New vision for character and resilience – Friday 8 February 2019

This week I report on the Education Secretary’s five foundations for character education, a series of trials testing different approaches to supporting young people’s mental health and an EEF trial of an English mastery programme at Key Stage 3.

Vision for character and resilience
This week the Education Secretary, Damian Hinds laid out the 5 Foundations for Building Character and pledged to work with schools and external organisations, including membership bodies and charities, to help every child access activities within each of those foundations. The foundations are:

  • Sport – which includes competitive sport and activities such as running, martial arts, swimming and purposeful recreational activities, such as rock climbing, hiking, orienteering, gym programmes, yoga or learning to ride a bike.
  • Creativity – this involves all creative activities from coding, arts and crafts, writing, graphic design, film making and music composition.
  • Performing – activities could include dance, theatre and drama, musical performance, choir, debating or public speaking.
  • Volunteering & Membership – brings together teams for practical action in the service of others or groups, such as volunteering, litter-picking, fundraising, any structured youth programmes or uniformed groups like Beavers, Brownies, Cubs, Guides, Scouts, Cadets and Duke of Edinburgh.
  • World of work – practical experience of the world of work, work experience or entrepreneurship. For primary age children, this may involve opportunities to meet role models from different jobs.

To help to make this happen the Education Secretary announced:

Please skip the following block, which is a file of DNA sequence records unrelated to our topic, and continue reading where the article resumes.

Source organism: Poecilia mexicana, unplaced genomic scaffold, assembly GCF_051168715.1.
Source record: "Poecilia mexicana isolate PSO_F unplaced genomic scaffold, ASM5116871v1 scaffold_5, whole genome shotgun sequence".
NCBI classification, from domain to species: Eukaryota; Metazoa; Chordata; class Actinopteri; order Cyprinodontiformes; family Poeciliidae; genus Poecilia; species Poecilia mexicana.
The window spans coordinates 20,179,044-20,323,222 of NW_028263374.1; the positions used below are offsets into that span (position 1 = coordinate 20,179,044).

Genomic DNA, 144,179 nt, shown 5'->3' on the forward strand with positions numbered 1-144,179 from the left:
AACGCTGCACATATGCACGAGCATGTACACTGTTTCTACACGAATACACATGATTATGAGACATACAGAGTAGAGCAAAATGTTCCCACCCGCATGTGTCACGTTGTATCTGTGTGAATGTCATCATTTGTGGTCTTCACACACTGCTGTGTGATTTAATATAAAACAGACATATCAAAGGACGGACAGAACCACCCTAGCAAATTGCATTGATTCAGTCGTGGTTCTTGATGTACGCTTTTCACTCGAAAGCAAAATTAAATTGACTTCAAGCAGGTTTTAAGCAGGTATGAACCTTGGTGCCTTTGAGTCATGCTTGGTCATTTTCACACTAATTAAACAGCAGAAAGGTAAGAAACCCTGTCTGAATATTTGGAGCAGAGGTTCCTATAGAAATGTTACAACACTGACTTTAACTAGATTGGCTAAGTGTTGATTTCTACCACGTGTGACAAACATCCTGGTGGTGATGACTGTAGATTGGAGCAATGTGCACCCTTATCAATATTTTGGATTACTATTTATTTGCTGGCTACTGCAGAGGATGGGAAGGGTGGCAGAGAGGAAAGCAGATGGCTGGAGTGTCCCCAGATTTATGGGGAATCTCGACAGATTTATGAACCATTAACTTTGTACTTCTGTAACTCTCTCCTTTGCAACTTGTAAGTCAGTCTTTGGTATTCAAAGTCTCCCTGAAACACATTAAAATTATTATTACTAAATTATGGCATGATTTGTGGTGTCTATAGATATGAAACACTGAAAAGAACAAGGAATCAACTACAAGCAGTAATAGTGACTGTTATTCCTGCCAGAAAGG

• Plans for an audit of the availability of out of school activities across the country, to help understand where more focus is needed to increase access and choice.
  • A call on businesses and charities to offer more work experience and volunteer placements to young people.
  • Relaunching the Department for Education’s Character Awards, which highlight innovative or outstanding programmes that develop a wide variety of character traits.
  • A new advisory group will develop a new framework to help teachers and school leaders identify the types of opportunities that will help support their pupils to build character. The framework will also provide a self-assessment tool for schools to check how well they are doing.

Mental Health trials launched in 370 schools
To mark Children’s Mental Health Week (4-10 February), the Education Secretary Damian Hinds has announced that up to 370 schools in England will take part in a series of trials testing different approaches to supporting young people’s mental health.

Children will benefit from mindfulness exercises, relaxation techniques and breathing exercises to help them regulate their emotions, alongside pupil sessions with mental health experts. The study will run until 2021 and aims to give schools new, robust evidence about what works best for their students’ mental health and wellbeing.

Mr Hinds also confirmed the nine areas across the country that will trial new high-quality mental health assessments for young people entering care, helping them get the support they need to meet their individual needs at a time when they are more vulnerable.

English mastery programme trial by the EEF
A Key Stage 3 English mastery programme has been selected for a trial by the Education Endowment Foundation (EEF). The EEF will test the approach, which is supported by Ark Ventures, an arm of Ark Schools, in 110 schools over two years to find out if it will boost pupil progress. Around 700 teachers and 40,000 pupils are expected to be involved.
Ark recently announced that it is developing a school curriculum programme covering “all the major subjects” that it plans to sell to other schools. It comes as Ofsted’s new framework shifts its focus from exam results to how schools deliver curriculum.

The new trial is one of five unveiled today by the EEF, which exists to test approaches that “break the link between family income and educational achievement”. Other successful projects include a scheme to improve access to glasses, and programmes for struggling readers.